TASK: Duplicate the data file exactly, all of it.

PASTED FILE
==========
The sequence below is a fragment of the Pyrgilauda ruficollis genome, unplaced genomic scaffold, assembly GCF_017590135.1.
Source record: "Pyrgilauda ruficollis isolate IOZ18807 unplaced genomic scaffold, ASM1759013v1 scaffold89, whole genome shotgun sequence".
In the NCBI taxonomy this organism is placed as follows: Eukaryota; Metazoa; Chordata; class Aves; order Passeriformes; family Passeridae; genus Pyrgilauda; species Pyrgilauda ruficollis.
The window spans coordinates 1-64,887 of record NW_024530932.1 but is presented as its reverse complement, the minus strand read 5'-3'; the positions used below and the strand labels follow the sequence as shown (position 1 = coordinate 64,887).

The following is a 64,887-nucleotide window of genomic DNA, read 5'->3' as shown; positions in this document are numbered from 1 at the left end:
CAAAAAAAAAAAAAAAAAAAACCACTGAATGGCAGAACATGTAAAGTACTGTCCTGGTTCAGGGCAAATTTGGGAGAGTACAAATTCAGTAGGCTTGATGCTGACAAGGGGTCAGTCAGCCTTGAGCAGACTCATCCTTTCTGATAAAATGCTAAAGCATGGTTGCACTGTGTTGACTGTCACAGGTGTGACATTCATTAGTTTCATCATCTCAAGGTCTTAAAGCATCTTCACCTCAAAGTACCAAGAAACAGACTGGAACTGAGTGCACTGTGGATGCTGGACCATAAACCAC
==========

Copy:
The sequence below is a fragment of the Pyrgilauda ruficollis genome, unplaced genomic scaffold, assembly GCF_017590135.1.
Source record: "Pyrgilauda ruficollis isolate IOZ18807 unplaced genomic scaffold, ASM1759013v1 scaffold89, whole genome shotgun sequence".
In the NCBI taxonomy this organism is placed as follows: Eukaryota; Metazoa; Chordata; class Aves; order Passeriformes; family Passeridae; genus Pyrgilauda; species Pyrgilauda ruficollis.
The window spans coordinates 1-64,887 of record NW_024530932.1 but is presented as its reverse complement, the minus strand read 5'-3'; the positions used below and the strand labels follow the sequence as shown (position 1 = coordinate 64,887).

The following is a 64,887-nucleotide window of genomic DNA, read 5'->3' as shown; positions in this document are numbered from 1 at the left end:
CAAAAAAAAAAAAAAAAAAAACCACTGAATGGCAGAACATGTAAAGTACTGTCCTGGTTCAGGGCAAATTTGGGAGAGTACAAATTCAGTAGGCTTGATGCTGACAAGGGGTCAGTCAGCCTTGAGCAGACTCATCCTTTCTGATAAAATGCTAAAGCATGGTTGCACTGTGTTGACTGTCACAGGTGTGACATTCATTAGTTTCATCATCTCAAGGTCTTAAAGCATCTTCACCTCAAAGTACCAAGAAACAGACTGGAACTGAGTGCACTGTGGATGCTGGACCATAAACCAC